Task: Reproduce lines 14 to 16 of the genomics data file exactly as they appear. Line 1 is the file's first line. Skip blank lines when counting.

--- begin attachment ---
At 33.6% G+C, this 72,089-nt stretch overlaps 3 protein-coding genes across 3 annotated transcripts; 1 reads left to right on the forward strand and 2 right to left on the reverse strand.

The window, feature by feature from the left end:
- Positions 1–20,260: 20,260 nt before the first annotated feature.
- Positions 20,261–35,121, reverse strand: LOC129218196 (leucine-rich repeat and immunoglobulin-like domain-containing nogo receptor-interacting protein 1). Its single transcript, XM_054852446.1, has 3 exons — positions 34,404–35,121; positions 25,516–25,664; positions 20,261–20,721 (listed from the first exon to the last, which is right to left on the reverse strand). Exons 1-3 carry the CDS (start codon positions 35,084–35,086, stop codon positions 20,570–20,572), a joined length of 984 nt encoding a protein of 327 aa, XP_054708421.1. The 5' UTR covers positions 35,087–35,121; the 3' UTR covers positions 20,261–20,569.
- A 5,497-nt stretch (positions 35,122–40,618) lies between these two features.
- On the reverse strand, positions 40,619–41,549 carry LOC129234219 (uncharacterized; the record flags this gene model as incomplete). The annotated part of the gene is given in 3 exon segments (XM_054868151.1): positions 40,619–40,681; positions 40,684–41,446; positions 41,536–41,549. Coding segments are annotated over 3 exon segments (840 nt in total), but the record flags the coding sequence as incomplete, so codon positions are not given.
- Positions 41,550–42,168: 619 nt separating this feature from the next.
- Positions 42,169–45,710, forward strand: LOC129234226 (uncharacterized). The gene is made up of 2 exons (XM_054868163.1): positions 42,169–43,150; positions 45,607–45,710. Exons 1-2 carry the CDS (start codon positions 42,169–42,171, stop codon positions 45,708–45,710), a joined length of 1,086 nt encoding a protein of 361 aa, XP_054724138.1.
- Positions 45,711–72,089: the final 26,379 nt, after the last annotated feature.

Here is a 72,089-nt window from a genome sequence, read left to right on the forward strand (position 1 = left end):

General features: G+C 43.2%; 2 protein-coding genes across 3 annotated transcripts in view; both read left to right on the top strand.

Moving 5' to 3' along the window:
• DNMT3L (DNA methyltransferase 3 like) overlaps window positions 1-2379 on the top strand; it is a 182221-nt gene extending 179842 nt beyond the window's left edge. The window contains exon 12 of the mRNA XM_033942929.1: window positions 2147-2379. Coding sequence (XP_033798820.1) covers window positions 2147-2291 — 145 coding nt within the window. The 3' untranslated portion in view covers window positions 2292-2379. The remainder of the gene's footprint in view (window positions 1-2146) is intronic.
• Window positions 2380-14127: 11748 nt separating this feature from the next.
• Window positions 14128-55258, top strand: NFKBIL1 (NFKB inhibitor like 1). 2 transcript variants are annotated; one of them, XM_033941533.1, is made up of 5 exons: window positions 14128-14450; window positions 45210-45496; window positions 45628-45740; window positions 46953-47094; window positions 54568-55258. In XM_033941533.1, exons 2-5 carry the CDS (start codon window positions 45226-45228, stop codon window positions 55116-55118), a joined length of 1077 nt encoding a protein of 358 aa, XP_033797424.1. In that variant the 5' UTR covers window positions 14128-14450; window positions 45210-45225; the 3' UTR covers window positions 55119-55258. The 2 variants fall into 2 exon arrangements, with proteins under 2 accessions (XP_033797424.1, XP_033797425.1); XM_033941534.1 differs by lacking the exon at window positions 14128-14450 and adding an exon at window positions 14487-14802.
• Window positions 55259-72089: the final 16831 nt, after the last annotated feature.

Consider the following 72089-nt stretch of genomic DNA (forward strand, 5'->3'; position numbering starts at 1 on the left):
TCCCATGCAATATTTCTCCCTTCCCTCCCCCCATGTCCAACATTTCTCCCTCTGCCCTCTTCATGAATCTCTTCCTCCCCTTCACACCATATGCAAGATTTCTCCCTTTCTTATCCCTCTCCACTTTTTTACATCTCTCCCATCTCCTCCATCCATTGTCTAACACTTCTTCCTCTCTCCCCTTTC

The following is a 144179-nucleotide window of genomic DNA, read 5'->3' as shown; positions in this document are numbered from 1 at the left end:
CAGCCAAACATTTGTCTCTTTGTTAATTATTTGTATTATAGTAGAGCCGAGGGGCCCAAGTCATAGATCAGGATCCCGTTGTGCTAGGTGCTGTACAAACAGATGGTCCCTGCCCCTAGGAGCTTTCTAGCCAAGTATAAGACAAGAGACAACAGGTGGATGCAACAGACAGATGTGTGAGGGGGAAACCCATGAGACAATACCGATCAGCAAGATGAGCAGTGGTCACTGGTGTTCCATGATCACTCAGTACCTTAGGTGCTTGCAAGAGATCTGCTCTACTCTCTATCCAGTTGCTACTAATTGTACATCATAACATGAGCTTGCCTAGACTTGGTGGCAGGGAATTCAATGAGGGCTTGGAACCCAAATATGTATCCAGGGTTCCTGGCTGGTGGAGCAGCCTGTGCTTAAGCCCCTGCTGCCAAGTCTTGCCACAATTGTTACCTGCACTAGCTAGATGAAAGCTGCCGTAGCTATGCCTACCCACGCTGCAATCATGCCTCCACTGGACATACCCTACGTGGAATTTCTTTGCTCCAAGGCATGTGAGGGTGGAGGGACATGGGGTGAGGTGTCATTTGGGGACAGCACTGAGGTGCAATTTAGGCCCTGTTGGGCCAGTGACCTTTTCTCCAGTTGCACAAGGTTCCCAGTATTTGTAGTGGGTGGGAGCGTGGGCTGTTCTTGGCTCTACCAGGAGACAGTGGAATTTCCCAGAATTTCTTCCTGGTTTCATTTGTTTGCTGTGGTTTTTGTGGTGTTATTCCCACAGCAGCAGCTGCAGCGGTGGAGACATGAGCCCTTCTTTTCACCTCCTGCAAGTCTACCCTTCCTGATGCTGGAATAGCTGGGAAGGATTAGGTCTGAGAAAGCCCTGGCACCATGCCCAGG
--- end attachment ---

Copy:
• Window positions 2380-14127: 11748 nt separating this feature from the next.
• Window positions 14128-55258, top strand: NFKBIL1 (NFKB inhibitor like 1). 2 transcript variants are annotated; one of them, XM_033941533.1, is made up of 5 exons: window positions 14128-14450; window positions 45210-45496; window positions 45628-45740; window positions 46953-47094; window positions 54568-55258. In XM_033941533.1, exons 2-5 carry the CDS (start codon window positions 45226-45228, stop codon window positions 55116-55118), a joined length of 1077 nt encoding a protein of 358 aa, XP_033797424.1. In that variant the 5' UTR covers window positions 14128-14450; window positions 45210-45225; the 3' UTR covers window positions 55119-55258. The 2 variants fall into 2 exon arrangements, with proteins under 2 accessions (XP_033797424.1, XP_033797425.1); XM_033941534.1 differs by lacking the exon at window positions 14128-14450 and adding an exon at window positions 14487-14802.
• Window positions 55259-72089: the final 16831 nt, after the last annotated feature.